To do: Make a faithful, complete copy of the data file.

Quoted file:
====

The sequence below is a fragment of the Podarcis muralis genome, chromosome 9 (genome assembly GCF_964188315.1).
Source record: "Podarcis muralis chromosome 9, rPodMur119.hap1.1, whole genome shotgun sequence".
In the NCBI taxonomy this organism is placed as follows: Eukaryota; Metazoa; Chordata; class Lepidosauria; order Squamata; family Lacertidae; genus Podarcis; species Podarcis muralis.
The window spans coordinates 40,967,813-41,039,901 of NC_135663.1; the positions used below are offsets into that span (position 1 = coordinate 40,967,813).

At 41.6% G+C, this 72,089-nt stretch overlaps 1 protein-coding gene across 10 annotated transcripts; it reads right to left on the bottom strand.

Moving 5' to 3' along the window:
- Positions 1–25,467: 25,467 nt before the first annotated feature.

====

The sequence below is a fragment of the Podarcis muralis genome, chromosome 9 (genome assembly GCF_964188315.1).
Source record: "Podarcis muralis chromosome 9, rPodMur119.hap1.1, whole genome shotgun sequence".
In the NCBI taxonomy this organism is placed as follows: Eukaryota; Metazoa; Chordata; class Lepidosauria; order Squamata; family Lacertidae; genus Podarcis; species Podarcis muralis.
The window spans coordinates 40,967,813-41,039,901 of NC_135663.1; the positions used below are offsets into that span (position 1 = coordinate 40,967,813).

At 41.6% G+C, this 72,089-nt stretch overlaps 1 protein-coding gene across 10 annotated transcripts; it reads right to left on the bottom strand.

Moving 5' to 3' along the window:
- Positions 1–25,467: 25,467 nt before the first annotated feature.